A (Kinda) Kate Two-Fer!
At the start of the new millennium, the brilliant but hiatus-prone Kate Bush was a little more than halfway through a 12-year intermission between albums. Die-hard fans of the beloved Brit had to content themselves with Maxwell’s lovely take on “This Woman’s Work,” a minor hit in 2001. Then, finally, in 2005, Bush broke her lengthy silence with the double-album “Aerial.” It was totally worth the wait. Definitely an album to be listened to in its entirety, but here’s a typically stunning excerpt.
Kate Bush – “How to Be Invisible.”
Joe Pernice is another one of those songwriters, like Josh Rouse, who has an uncanny knack for crafting three-minute pop-rock gems and can deliver again and again. He’s always good, but he really found a groove in the early Aughts with his band the Pernice Brothers, beginning with the wondrous 2001 album, “The World Won’t End.” Here’s a dazzling cut from the equally superb 2003 release, “Yours, Mine & Ours.” It doesn’t get much better than this.
The Pernice Brothers — “The Weakest Shade of Blue”
May Cause Cavities
We’ve had prettiest, saddest, and grooviest song selections on our journey from the ‘90s through the 2000s, but we haven’t had a cutest pick until now. Call and Response, an obscure West Coast fivesome—the group doesn’t even have a Wikipedia entry—released its self-titled debut in 2001 and it’s so sugary sweet it should come with a dentist’s warning. A Pitchfork review at the time deemed the record “a brief flash of enjoyable fluff.” I like to think of it as Stereolab meets the Teletubbies. And “Rollerskate” may be the most syrupy song on it. Enjoy… in moderation.
The shining star of the soul-revivalist label Daptone Records, 60-year-old Sharon Jones endured some lean years early on before her career caught fire in the 2000s. Since then she’s battled recurring cancer but continues to record hot records, including a must-have holiday-themed album last year. She’s also the subject of a new, critically acclaimed documentary by Barbara Kopple. “100 Days, 100 Nights” is one of her best-known tracks and also one of my favourites.
Whistle for the Work Week Two-Fer!
Remember when whistling was all the rage back in the 2000s? People whistled while riding their Segways and Razor scooters, while clicking through MySpace pages, while watching the West Wing. Or maybe I just dreamed all this. But whistling did find its way into popular music, perking up this jaunty hit by Peter, Bjorn and John and pretty much every other song by Andrew Bird, including this highlight from his brilliant 2009 album, “Noble Beast.” Whistle away!
Cover Lovers Edition
The other day I was rebuking myself—if you’ll pardon the expression—for not posting a song from Annie Lennox’s “Medusa” when I was doing my ‘90s list. But that self-scolding got me to thinking about cover songs, which led me to wonder, what if Ethel Merman had done an entire album of Devo covers? Then I realized I had gone a step too far. So, hopping back into reality, in 2006, Matthew Sweet and Susanna Hoffs released “Under the Covers, Vol. 1,” the first in a three-album series of songs from the ‘60s, ‘70s, and ‘80s, respectively. I think Vol. 1 is the best of the trio, and this track is tailor-made for Hoff’s vocals.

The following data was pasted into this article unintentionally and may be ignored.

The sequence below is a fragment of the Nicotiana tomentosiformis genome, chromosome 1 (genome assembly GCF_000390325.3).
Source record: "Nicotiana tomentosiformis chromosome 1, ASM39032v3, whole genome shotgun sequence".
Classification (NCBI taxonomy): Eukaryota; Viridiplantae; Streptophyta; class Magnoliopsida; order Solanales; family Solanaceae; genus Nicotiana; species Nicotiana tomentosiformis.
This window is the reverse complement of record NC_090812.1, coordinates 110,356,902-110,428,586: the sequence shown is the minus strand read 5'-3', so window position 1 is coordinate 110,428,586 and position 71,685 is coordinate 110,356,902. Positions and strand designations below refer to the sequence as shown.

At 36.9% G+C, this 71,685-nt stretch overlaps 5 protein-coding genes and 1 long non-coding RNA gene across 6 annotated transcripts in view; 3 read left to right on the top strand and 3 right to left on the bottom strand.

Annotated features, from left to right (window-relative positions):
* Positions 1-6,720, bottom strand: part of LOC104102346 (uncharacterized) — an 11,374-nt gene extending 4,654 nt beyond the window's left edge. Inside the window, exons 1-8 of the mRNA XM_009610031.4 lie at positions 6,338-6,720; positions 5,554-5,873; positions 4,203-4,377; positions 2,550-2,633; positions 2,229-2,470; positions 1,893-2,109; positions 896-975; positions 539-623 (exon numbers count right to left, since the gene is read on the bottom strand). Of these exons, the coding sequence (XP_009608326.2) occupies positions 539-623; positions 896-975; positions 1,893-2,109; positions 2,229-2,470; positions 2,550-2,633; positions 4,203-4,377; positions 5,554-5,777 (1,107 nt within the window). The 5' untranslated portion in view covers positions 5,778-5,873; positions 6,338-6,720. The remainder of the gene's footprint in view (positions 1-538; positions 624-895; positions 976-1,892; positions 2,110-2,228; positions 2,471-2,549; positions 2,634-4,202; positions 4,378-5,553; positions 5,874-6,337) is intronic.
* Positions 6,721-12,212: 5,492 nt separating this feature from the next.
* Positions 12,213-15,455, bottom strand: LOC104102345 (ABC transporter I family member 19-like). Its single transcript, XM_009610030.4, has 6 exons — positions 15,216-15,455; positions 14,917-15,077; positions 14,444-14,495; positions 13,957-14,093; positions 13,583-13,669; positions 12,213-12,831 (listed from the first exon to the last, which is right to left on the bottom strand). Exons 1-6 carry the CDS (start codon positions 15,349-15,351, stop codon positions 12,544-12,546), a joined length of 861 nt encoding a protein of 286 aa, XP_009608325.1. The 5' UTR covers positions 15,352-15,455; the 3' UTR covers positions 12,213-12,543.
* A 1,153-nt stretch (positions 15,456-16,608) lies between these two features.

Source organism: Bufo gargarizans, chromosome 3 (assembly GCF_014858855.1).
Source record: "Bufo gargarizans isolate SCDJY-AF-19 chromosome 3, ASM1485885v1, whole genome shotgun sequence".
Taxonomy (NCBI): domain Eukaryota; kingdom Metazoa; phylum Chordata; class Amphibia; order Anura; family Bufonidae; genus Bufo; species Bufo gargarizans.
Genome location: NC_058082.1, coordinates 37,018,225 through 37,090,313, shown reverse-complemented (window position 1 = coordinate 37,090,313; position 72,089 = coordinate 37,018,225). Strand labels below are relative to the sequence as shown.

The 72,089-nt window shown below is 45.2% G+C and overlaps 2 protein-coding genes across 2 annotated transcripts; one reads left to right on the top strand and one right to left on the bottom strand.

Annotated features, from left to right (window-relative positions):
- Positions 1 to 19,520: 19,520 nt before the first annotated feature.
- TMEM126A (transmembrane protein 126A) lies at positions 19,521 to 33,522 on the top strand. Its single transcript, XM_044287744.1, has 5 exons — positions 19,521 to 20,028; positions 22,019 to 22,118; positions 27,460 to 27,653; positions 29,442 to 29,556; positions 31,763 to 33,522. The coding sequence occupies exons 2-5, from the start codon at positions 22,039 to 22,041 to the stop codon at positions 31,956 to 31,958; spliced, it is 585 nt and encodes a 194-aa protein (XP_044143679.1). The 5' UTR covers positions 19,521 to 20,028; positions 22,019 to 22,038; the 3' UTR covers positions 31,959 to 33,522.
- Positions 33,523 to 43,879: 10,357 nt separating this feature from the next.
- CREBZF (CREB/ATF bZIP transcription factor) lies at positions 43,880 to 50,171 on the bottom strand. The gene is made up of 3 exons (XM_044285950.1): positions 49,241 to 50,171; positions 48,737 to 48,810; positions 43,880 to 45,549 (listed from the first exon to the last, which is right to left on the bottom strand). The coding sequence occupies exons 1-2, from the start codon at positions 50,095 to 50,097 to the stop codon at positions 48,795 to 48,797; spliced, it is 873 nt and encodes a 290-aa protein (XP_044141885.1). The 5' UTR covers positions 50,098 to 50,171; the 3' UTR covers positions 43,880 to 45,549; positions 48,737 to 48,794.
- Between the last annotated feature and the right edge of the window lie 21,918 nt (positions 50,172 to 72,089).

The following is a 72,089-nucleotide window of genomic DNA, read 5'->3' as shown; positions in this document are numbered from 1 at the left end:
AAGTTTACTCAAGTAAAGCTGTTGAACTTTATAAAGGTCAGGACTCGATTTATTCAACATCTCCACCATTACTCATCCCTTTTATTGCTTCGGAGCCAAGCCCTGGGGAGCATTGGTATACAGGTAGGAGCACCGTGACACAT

Matthew Sweet and Susanna Hoffs — “Different Drum”
Terry Callier is one of those artists who deserved massive success but never quite achieved it. Perhaps because his sound, which draws from rock, soul, folk and jazz, is hard to pigeonhole, he couldn’t parlay his cult status into mega-stardom and after releasing several brilliant, under-heard albums in the ‘70s, he quit the music business in the ‘80s to become a computer programmer. Callier experienced a mini-resurgence in the 2000s, becoming a go-to guest singer for such electronic acts as Massive Attack, Grand Tourism, and the Swedish duo Koop, who featured his sublime vocals on the 2001 album, “Waltz for Koop.” I was lucky enough to see Callier perform a few years before his death in 2012 and he was wonderful. Here he is on Koop’s “In a Heartbeat,” and check out some of his ‘70s solo stuff. You won’t be sorry!
Koop feat. Terry Callier — “In a Heartbeat”
Nova Scotia songwriter Feist put out her brilliant breakthrough album “Let It Die” in 2004. I moved to Canada in 2004. Obviously, my proximity had a profound effect on her work. The album is too good to pick just one song, so here’s “Mushaboom” and her wonderful take on the Bee Gees’ “Inside and Out.”
Josh Rouse is an artist that I’ve followed faithfully for many years. I’ve bought all of the Nebraska native’s albums since “1972” in 2003. (Confusing, I know.) I haven’t been disappointed yet. He’s not the flashiest songwriter, but his tunes are always well-crafted, frequently gorgeous, and occasionally, as is the case with today’s pick from 2005’s “Nashville,” near-perfect. I’m naming this one prettiest song of the Aughts.
Josh Rouse — “It’s the Nighttime”
Before “Titanium,” before all the Grammy nominations, and LONG before the two-toned hair veil, Sia was a journeyman Aussie singer who lent her golden pipes to the first three albums by British electronic duo Zero 7. While I applaud the fact that she’s now a superstar in her own right, I have to say that I much prefer the earlier, chilled-out Sia to the current dance-pop sensation. Check out this gorgeous track and tell me if I’m wrong. (Although the video is a bit aggressive!)
Zero 7 – “Distractions”